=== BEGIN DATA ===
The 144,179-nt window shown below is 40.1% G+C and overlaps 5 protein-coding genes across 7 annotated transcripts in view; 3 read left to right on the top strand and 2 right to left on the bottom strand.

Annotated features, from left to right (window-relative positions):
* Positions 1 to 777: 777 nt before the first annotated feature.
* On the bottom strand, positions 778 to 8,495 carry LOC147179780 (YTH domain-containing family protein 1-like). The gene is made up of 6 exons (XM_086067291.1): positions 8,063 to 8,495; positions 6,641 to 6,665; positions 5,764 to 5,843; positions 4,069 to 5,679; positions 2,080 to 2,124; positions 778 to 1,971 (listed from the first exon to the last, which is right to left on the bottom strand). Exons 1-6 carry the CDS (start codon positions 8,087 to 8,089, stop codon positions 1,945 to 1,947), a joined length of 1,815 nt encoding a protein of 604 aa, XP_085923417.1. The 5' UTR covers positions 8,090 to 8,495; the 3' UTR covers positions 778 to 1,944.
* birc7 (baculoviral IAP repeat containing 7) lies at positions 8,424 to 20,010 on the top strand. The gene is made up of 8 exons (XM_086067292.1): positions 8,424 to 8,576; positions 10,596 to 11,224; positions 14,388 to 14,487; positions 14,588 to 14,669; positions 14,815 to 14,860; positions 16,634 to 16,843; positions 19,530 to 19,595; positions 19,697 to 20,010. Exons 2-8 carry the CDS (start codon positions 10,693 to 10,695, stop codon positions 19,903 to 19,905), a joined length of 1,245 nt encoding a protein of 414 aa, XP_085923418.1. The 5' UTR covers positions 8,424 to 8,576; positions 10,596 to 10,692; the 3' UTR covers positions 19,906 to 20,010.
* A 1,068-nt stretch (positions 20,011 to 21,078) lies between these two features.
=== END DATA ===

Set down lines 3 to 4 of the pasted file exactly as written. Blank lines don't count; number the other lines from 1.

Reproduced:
* Positions 1 to 777: 777 nt before the first annotated feature.
* On the bottom strand, positions 778 to 8,495 carry LOC147179780 (YTH domain-containing family protein 1-like). The gene is made up of 6 exons (XM_086067291.1): positions 8,063 to 8,495; positions 6,641 to 6,665; positions 5,764 to 5,843; positions 4,069 to 5,679; positions 2,080 to 2,124; positions 778 to 1,971 (listed from the first exon to the last, which is right to left on the bottom strand). Exons 1-6 carry the CDS (start codon positions 8,087 to 8,089, stop codon positions 1,945 to 1,947), a joined length of 1,815 nt encoding a protein of 604 aa, XP_085923417.1. The 5' UTR covers positions 8,090 to 8,495; the 3' UTR covers positions 778 to 1,944.